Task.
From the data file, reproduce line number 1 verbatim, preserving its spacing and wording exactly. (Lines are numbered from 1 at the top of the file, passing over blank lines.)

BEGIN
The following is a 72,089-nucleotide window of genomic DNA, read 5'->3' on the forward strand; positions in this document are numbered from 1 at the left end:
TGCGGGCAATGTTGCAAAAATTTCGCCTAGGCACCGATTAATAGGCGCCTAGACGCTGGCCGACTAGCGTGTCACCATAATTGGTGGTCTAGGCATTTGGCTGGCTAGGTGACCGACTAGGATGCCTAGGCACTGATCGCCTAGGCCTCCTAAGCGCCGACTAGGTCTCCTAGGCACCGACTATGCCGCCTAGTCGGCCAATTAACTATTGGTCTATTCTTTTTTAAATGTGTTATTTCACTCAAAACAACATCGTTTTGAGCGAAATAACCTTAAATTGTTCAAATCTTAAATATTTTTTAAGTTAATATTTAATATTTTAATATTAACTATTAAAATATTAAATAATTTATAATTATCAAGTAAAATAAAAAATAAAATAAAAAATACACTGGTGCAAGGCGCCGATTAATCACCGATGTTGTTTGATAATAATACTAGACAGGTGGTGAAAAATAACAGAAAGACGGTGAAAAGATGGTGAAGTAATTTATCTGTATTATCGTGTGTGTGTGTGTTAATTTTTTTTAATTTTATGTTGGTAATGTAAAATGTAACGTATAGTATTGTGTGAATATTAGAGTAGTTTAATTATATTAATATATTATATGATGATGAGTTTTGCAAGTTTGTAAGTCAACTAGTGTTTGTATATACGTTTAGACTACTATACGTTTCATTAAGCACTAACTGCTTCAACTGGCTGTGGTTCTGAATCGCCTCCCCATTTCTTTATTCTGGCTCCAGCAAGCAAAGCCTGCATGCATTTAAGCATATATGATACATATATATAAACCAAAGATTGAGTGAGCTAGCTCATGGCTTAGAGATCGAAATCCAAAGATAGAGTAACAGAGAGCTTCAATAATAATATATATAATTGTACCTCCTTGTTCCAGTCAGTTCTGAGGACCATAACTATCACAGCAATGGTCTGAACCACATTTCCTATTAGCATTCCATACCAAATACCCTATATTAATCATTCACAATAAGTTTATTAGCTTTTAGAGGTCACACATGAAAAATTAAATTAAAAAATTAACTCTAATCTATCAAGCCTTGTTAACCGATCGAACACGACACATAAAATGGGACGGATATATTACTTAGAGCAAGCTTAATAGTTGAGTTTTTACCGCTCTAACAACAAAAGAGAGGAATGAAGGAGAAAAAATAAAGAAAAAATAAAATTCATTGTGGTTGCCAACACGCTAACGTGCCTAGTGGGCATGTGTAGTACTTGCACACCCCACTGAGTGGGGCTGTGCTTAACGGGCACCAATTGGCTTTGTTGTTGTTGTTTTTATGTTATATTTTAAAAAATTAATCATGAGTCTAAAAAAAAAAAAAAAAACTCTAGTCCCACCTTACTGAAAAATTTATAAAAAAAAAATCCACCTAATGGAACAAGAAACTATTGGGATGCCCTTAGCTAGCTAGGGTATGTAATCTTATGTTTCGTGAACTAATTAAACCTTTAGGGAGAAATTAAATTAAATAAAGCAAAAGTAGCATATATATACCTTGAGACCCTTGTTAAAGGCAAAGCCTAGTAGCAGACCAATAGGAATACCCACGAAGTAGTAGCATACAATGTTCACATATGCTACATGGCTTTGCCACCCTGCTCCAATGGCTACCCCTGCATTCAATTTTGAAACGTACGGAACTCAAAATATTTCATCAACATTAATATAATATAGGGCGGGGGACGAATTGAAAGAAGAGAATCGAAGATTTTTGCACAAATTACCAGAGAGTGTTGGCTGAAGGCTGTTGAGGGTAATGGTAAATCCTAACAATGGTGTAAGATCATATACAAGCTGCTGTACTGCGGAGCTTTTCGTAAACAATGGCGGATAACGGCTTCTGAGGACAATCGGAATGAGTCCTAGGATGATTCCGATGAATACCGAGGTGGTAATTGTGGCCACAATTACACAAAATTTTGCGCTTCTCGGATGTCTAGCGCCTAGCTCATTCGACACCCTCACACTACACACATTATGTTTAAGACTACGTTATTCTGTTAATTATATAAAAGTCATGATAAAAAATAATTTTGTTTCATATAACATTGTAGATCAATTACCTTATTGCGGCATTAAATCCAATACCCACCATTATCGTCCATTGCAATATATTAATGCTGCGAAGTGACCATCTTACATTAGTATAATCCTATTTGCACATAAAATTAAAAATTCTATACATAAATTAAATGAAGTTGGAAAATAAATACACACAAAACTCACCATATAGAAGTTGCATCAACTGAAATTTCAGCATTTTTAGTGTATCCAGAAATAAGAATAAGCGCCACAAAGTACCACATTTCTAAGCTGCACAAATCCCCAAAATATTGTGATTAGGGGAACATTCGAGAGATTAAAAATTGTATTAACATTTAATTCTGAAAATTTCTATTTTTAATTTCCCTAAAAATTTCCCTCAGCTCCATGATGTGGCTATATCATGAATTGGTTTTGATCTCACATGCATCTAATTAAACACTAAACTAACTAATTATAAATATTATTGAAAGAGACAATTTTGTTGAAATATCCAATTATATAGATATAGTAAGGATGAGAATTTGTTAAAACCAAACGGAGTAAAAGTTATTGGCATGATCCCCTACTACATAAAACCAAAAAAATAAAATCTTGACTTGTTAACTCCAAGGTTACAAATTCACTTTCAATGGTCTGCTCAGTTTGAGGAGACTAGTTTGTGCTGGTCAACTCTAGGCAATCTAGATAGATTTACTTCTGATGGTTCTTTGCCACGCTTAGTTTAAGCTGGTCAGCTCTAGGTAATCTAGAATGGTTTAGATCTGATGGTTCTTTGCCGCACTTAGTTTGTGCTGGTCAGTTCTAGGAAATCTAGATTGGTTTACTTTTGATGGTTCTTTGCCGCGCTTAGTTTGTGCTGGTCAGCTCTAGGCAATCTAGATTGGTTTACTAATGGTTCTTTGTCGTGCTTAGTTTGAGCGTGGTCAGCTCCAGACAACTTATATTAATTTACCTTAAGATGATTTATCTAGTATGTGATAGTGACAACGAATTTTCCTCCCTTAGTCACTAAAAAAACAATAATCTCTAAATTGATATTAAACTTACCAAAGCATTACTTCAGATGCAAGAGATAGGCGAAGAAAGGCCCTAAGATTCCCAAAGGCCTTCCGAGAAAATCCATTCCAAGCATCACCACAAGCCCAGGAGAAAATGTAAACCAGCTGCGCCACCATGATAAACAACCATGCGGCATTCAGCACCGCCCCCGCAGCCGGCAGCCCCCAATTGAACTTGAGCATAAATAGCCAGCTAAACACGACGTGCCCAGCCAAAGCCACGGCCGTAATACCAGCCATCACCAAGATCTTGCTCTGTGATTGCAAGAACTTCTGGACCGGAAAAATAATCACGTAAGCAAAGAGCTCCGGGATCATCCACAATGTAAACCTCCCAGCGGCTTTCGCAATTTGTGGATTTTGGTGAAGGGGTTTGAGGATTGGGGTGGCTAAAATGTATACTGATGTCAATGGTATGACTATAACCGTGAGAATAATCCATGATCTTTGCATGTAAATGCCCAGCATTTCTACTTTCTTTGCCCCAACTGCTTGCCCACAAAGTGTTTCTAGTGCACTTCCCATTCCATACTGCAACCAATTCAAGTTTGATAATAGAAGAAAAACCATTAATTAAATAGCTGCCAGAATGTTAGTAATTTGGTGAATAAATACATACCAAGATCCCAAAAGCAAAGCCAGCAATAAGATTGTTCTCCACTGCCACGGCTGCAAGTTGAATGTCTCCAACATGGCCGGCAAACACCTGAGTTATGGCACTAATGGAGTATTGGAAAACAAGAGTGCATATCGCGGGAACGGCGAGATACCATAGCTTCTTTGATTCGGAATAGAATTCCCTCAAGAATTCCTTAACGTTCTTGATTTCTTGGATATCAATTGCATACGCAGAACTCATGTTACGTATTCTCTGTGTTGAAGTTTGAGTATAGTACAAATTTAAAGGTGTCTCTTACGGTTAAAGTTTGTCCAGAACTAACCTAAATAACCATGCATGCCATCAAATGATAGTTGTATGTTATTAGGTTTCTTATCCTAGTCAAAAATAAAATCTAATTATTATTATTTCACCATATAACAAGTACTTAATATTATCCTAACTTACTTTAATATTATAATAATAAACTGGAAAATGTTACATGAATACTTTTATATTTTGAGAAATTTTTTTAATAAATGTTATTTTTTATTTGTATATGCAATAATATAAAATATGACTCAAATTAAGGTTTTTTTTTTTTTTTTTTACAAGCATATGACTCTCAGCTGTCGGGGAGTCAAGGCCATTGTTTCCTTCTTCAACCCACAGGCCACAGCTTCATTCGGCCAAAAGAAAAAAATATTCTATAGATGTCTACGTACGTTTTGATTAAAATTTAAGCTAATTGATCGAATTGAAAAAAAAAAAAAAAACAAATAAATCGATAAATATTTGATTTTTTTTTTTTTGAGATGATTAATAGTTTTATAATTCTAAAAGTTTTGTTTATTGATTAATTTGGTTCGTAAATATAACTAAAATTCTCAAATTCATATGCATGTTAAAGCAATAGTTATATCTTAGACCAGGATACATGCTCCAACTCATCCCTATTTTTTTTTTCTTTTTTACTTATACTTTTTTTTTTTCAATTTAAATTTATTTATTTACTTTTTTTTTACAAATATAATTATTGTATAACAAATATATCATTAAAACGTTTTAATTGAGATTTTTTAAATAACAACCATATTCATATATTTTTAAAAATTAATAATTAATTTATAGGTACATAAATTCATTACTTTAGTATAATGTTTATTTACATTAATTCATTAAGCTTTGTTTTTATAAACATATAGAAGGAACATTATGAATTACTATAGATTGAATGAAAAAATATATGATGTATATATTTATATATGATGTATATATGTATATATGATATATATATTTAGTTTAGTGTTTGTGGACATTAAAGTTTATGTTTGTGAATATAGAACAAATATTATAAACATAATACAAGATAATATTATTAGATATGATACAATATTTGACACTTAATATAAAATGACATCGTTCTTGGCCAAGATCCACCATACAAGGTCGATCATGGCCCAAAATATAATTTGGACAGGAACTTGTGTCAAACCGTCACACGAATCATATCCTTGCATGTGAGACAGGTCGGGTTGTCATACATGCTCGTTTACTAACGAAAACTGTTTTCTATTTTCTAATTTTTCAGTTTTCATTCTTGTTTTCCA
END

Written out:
The following is a 72,089-nucleotide window of genomic DNA, read 5'->3' on the forward strand; positions in this document are numbered from 1 at the left end: